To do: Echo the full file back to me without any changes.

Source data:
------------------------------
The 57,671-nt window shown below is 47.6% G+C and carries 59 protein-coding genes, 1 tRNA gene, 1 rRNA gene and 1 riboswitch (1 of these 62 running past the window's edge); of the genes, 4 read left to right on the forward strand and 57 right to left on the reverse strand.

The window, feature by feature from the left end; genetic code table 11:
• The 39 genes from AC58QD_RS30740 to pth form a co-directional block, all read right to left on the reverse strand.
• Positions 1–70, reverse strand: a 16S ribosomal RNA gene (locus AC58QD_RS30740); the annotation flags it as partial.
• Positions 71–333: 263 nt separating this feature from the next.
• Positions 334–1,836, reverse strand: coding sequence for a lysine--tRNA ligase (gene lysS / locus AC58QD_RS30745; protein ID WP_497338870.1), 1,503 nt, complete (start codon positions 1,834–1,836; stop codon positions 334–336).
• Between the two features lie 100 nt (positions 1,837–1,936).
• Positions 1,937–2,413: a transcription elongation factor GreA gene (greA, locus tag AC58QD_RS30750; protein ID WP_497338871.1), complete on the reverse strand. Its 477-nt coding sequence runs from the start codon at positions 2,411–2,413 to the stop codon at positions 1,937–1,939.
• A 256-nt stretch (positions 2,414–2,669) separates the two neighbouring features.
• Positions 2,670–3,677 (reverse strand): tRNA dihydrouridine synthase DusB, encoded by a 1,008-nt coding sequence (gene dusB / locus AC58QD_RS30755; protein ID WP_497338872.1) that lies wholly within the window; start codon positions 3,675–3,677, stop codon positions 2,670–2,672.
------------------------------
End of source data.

The 57,671-nt window shown below is 47.6% G+C and carries 59 protein-coding genes, 1 tRNA gene, 1 rRNA gene and 1 riboswitch (1 of these 62 running past the window's edge); of the genes, 4 read left to right on the forward strand and 57 right to left on the reverse strand.

The window, feature by feature from the left end; genetic code table 11:
• The 39 genes from AC58QD_RS30740 to pth form a co-directional block, all read right to left on the reverse strand.
• Positions 1–70, reverse strand: a 16S ribosomal RNA gene (locus AC58QD_RS30740); the annotation flags it as partial.
• Positions 71–333: 263 nt separating this feature from the next.
• Positions 334–1,836, reverse strand: coding sequence for a lysine--tRNA ligase (gene lysS / locus AC58QD_RS30745; protein ID WP_497338870.1), 1,503 nt, complete (start codon positions 1,834–1,836; stop codon positions 334–336).
• Between the two features lie 100 nt (positions 1,837–1,936).
• Positions 1,937–2,413: a transcription elongation factor GreA gene (greA, locus tag AC58QD_RS30750; protein ID WP_497338871.1), complete on the reverse strand. Its 477-nt coding sequence runs from the start codon at positions 2,411–2,413 to the stop codon at positions 1,937–1,939.
• A 256-nt stretch (positions 2,414–2,669) separates the two neighbouring features.
• Positions 2,670–3,677 (reverse strand): tRNA dihydrouridine synthase DusB, encoded by a 1,008-nt coding sequence (gene dusB / locus AC58QD_RS30755; protein ID WP_497338872.1) that lies wholly within the window; start codon positions 3,675–3,677, stop codon positions 2,670–2,672.